Logo of Phnom Penh Post newspaper Phnom Penh Post - Cambodia waiting for WHO dengue vaccine approval

Cambodia waiting for WHO dengue vaccine approval

A mother watches over her son, who was diagnosed with dengue fever, at a hospital in Phnom Penh.
A mother watches over her son, who was diagnosed with dengue fever, at a hospital in Phnom Penh. Hong Menea

Cambodia waiting for WHO dengue vaccine approval

Although the number of dengue fever cases in Cambodia nearly tripled during the first 17 weeks of 2016 compared to the same period last year, a health official said a vaccine for the mosquito-borne virus still needs to be vetted by the WHO before local licensing and introduction could be considered.

From January to April, the Kingdom saw 1,510 confirmed dengue cases and three deaths, compared to 550 infections and one death at the same point in 2015, said Rithea Leang, the national dengue control program manager at the Ministry of Health.

In spite of several recent meetings in which the dengue vaccine has come up, he added, the ministry is focusing on the Japanese Encephalitis vaccine for the time being.

“WHO is awaiting a submission of an application from the manufacturer for prequalifications of this vaccine,” he said.

The dengue vaccine, dengvaxia, was first licensed in Mexico in December 2015 for use in individuals aged 9 to 45 years old living in endemic areas. It was developed by French drug maker Sanofi and approved based on two large trials that showed it protected two-thirds of its participants against all four of the virus’ serotypes.

A group of WHO experts met last month to review the vaccine, and recommended that countries consider introduction of the vaccine only in geographic settings with high incidence rates, Leang said.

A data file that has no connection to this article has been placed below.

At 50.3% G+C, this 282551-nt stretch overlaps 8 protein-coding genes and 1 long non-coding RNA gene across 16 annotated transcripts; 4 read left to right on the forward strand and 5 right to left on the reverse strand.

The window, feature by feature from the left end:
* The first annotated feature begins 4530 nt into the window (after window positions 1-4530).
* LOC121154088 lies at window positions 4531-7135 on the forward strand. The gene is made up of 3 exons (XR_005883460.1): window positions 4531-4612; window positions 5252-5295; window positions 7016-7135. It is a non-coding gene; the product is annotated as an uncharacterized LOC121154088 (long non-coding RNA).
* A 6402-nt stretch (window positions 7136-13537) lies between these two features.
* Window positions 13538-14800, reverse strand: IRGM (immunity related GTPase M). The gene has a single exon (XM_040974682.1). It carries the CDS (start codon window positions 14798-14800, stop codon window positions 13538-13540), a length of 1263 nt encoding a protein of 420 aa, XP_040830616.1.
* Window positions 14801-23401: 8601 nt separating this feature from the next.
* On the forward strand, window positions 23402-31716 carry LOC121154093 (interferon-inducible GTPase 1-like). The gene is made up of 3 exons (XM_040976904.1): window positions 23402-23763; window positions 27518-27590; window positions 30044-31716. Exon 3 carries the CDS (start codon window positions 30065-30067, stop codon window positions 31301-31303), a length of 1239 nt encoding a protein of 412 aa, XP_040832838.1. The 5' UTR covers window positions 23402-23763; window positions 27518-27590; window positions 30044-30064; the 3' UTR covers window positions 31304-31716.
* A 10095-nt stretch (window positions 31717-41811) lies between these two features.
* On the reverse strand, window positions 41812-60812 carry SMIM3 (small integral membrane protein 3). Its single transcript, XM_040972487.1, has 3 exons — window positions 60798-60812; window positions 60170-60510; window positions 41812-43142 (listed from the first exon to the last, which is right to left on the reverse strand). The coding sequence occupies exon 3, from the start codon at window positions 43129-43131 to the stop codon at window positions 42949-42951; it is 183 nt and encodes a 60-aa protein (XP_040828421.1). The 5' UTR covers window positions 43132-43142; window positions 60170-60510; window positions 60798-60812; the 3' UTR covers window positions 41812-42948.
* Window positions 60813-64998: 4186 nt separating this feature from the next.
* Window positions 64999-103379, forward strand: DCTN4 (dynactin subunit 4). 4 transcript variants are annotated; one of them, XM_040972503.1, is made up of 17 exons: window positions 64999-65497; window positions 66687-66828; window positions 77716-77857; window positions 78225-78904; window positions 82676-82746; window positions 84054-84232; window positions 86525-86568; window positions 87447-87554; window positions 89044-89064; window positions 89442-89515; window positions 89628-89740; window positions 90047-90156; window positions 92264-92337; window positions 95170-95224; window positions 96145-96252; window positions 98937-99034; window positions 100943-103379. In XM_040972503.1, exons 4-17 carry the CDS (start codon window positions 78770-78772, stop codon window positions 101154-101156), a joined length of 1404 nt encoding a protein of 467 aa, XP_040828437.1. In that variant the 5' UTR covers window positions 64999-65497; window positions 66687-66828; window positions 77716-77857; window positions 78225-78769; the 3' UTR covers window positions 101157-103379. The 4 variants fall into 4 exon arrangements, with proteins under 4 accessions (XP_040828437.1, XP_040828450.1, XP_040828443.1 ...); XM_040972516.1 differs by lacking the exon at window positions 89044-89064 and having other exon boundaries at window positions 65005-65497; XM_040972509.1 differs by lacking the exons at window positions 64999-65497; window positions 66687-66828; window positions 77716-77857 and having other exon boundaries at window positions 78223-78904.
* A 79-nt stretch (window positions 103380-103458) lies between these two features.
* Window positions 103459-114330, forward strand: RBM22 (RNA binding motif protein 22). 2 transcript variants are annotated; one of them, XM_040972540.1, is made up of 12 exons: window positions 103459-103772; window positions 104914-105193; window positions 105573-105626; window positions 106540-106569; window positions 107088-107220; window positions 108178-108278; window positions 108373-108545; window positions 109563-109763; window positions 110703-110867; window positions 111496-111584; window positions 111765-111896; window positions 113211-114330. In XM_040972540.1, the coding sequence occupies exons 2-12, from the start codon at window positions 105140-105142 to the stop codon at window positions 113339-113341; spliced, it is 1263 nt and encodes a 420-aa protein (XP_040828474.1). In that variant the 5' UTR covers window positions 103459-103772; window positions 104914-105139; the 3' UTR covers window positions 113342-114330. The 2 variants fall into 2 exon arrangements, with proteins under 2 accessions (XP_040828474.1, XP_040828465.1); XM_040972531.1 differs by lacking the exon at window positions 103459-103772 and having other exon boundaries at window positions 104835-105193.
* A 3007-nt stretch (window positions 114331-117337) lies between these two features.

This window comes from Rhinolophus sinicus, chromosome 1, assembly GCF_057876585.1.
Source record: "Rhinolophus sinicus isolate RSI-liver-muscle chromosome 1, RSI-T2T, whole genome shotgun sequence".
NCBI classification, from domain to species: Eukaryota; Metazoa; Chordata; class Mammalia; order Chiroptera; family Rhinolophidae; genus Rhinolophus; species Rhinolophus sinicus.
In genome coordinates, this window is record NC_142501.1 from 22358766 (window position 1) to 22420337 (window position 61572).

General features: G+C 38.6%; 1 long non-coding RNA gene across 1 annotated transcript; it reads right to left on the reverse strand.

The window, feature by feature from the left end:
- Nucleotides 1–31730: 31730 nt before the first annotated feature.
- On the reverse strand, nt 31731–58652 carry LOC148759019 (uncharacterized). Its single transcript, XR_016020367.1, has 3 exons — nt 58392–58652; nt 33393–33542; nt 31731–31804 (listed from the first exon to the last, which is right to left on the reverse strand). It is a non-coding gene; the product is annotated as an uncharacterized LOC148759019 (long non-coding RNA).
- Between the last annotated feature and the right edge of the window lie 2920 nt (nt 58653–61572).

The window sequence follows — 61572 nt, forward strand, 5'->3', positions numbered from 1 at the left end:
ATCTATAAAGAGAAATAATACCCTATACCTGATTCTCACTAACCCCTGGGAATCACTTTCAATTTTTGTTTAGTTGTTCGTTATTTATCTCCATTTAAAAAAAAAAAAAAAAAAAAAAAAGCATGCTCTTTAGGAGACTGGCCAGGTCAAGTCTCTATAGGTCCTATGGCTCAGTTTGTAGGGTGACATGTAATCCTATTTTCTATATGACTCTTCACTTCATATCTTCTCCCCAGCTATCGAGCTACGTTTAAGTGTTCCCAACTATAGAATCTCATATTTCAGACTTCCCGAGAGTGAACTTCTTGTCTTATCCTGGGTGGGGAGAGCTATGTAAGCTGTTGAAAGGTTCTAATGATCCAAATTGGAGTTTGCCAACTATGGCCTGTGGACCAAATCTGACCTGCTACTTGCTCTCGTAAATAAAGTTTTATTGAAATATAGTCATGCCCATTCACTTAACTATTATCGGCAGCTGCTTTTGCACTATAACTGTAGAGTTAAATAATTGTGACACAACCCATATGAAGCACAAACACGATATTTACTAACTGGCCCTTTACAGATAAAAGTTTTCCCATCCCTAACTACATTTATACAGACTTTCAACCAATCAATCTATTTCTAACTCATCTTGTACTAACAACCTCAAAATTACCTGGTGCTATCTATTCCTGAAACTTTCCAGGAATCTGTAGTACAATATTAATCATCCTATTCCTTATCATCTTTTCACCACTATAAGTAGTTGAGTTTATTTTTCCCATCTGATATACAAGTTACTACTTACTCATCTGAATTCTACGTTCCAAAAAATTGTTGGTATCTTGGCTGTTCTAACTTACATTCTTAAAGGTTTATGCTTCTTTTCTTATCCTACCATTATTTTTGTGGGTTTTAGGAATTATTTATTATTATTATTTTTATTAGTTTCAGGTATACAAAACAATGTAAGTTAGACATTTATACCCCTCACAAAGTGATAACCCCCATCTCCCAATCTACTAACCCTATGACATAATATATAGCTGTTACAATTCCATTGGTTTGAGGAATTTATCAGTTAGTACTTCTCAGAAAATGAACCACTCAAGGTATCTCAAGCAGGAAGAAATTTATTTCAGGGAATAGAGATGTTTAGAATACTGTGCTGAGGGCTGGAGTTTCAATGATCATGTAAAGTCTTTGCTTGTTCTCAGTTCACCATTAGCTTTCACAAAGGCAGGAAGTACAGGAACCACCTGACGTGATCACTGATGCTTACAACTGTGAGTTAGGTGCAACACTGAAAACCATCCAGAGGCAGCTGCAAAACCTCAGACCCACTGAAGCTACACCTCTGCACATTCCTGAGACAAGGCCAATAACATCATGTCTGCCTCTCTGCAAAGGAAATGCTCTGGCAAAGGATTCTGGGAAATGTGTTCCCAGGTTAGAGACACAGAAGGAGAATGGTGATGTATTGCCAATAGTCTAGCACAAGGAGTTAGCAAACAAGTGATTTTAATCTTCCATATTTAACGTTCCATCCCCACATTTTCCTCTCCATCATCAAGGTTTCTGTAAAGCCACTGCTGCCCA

WHO in July will publish a report specifying its position on the vaccine and outlining its recommendations. WHO Cambodia officials could not be reached for comment yesterday.

The number of dengue cases on a yearly basis in the Kingdom ranges from 10,000 to 25,000, Leang said.

“We cannot predict the impact specifically for Cambodia until it can be introduced to the community,” he added.

Rob Kelly, a spokesman for the pro-vaccine non-profit GAVI, which has committed millions to support immunisation in Cambodia, said GAVI only funds vaccines that have received the green light from WHO.

“As things stand, the vaccine has received regulatory approval, but has not yet received prequalification or a WHO recommendation for use,” he said.

However, he added, GAVI has a process it uses to help its board decide whether to make funding available for new vaccines – with the next one due in 2018 – and dengue will be considered as part of that process, he added.

MOST VIEWED

  • The hairy little heroes saving many lives in rural Cambodia

    IN RURAL Siem Reap province, rats dare to tread where no person will, as these hairy little heroes place their lives on the line each day for the good of the local community. The rodents are the most important members of a special team, leading

  • Hun Sen’s China visit ‘a good opportunity’

    Prime Minister Hun Sen’s visit to Beijing on Sunday to discuss economic and trade issues presents a good opportunity for the Kingdom to strengthen Chinese ties and counter punitive measures by the West, an analyst says. The prime minister’s four-day official visit to

  • Former chief bodyguard receives royal pardon

    The former chief bodyguard of late Senate president Chea Sim has received a royal pardon nearly eight years after he was sentenced to 15 years behind bars on several charges, according to a royal decree dated November 12, last year, and obtained by The Post on Wednesday.

  • PM warns EU and opposition on 34th anniversary of his rule

    HUN Sen reached the milestone of 34 years as Cambodian prime minister on Monday and used the groundbreaking ceremony for a new ring road around Phnom Penh to tell the international community that putting sanctions on the Kingdom meant killing the opposition. “Please don’t forget